To subscribe to the Daily Dose emails, go to:
Judaism is one religion, and many of us were brought up being taught that we are all Jews, and that we do not have major branches like other faiths do. But, the fact is, while our core beliefs are essentially the same, there are variations in the prayers and extent to which Torah Law is followed, as well as in how literally the Bible is taken. These variations are functions of which Rabbinic scholars people follow the teachings of, as well as whether one's ancestors and relatives are from eastern or western Europe, and where someone currently lives.
In the United States, as well as in England, in the mid twentieth century, there were three primary types of Judaism: Orthodox, Conservative, and Reformed. Hasidim, and it's various sects, could still be considered as part of the Orthodox movement.
Since that time, many smaller movements have developed, and it is beyond the scope of this discussion to outline a full history of all the current newer movements that have developed. If you wish to do further reading about the history of organized Judaism and it's movements, we recommend the following excellent articles.
Judaism - Wikipedia, the free encyclopedia
Jewish denominations - Wikipedia, the free encyclopedia
Judaism 101: Movements of Judaism
For all intensive purposes, we can think of these movements or divisions as being along a scale, with Orthodox being the most observant of the Law, and Reformed being the least observant. There are, of course, individual variations, but the links below can get you started if you want to learn more about these specific divisions.
Orthodox Judaism - Wikipedia, the free encyclopedia
Jewish Philosophy, Belief, and Practice - OU.ORG
Chabad Lubavitch - Torah, Judaism and Jewish Info
What is Conservative Judaism?
Conservative Judaism - Wikipedia
Masorti - Wikipedia
What is Masorti?
What is Reform Judaism?
Reform/Progressive Judaism: General: What is Reform Judaism? http://www.shamash.org/lists/scj-faq/HTML/faq/18-01-01.html
Reform Judaism - Wikipedia, the free encyclopedia
If you attend a service or services at a particular synagogue and do not feel comfortable or at home, don't give up! It may be an unusual week, with the regular rabbi on vacation. Try at another time, or ask around about services at other synagogues in your area, to find out what feels the most comfortable for you. And don't forget Hillel on college campuses. Their services are often open to all community members and not just students.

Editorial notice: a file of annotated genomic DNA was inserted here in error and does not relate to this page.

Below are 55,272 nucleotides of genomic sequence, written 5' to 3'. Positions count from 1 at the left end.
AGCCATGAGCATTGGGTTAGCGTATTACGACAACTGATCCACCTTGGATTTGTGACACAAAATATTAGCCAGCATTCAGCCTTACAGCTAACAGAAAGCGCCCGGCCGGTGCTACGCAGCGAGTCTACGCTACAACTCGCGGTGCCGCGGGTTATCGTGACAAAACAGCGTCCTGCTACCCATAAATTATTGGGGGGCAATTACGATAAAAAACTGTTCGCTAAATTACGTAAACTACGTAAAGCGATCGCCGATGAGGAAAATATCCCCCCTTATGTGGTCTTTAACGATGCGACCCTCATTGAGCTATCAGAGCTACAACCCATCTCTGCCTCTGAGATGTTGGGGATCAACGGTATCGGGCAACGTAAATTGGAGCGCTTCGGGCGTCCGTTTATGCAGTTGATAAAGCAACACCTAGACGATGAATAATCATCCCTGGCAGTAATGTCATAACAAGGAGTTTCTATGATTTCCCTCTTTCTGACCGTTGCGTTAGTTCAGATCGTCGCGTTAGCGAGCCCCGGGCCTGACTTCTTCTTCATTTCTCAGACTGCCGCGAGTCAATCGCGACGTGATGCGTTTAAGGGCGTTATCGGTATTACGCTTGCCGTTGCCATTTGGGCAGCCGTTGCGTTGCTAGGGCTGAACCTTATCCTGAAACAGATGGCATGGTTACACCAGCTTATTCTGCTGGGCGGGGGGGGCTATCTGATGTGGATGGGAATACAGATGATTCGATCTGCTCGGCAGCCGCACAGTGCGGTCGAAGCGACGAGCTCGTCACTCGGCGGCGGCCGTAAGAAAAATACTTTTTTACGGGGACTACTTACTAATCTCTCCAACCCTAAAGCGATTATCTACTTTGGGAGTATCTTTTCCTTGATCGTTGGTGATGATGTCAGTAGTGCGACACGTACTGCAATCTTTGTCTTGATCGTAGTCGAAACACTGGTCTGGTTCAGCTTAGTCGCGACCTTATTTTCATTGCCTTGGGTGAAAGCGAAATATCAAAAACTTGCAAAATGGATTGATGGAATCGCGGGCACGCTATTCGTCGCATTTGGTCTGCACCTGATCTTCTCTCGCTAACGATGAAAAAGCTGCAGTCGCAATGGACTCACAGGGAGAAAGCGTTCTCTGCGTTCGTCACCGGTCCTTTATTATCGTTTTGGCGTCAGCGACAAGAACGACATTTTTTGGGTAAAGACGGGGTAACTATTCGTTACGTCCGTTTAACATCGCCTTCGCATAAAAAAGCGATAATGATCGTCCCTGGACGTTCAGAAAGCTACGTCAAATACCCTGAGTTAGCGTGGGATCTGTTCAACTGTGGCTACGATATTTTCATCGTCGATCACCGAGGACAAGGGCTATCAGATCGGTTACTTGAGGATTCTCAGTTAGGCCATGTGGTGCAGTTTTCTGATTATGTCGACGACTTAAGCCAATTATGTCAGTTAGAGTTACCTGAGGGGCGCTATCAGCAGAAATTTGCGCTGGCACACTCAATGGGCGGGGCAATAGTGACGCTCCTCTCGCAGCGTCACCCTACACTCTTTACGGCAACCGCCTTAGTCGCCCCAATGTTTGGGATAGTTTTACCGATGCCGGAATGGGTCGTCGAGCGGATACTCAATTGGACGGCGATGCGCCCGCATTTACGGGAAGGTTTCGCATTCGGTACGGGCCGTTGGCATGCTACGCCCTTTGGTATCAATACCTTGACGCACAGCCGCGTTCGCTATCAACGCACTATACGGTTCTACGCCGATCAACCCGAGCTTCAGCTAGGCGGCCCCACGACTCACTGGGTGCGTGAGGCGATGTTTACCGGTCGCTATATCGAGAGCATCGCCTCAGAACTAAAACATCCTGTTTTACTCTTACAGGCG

And, if you do not know Hebrew, do not feel embarrassed. Many of us never learned it, or forgot the little bit we may have learned as children. If you are feeling lost, tell the person sitting next to you, and they are bound to try to help you along, unless they, too, are feeling similarly, and will still try to make you feel at home!
If you want to be able to follow services better, whether at home at the holiday table, or at a place of worship, there are excellent prayer books and pamphlets that have transliterations along with translations of the prayers. These renditions using our familiar letters A-Z make it easier to follow and join in to a prayer service even when one does not know Hebrew. Unfortunately, however, synagogues rarely provide prayer books that transliterate more prayers than just the Shema and Kaddish.
There are a number of transliterated prayer books from various publishers. If you are seriously interested in purchasing your own prayer book, or in knowing the best one(s) to borrow from your public library, the following review of prayer books is a must:
Below are links to webpages that have samples of prayer book pages. You might take a look at the sample pages to see if you like any of their formats and transliteration styles.
Here are links to the website for Siddur Eit Ratzon, one of the transliterated prayer books reviewed by Rabbi Peretz Rodman in the article mentioned above.
There has always been a lot of variation in transliteration styles, and some transliterations are easier to read and use than are others. I personally find the transliterations in my prayer book to be awkward and cumbersome to use, and prefer making my own transliterations for psalms and prayers I wish to learn, or using transliterations I find on the web which are more user friendly.
So, take a look at the following websites that contain transliterated prayers and prayer books, to get a sense of some possibilities:
The following page has prayer books available for free download from the early 1900s. You can find Passover Haggadahs and High Holy Day Prayer Books (Machzorim) for free download or reading online
Page Revised September 30, 2012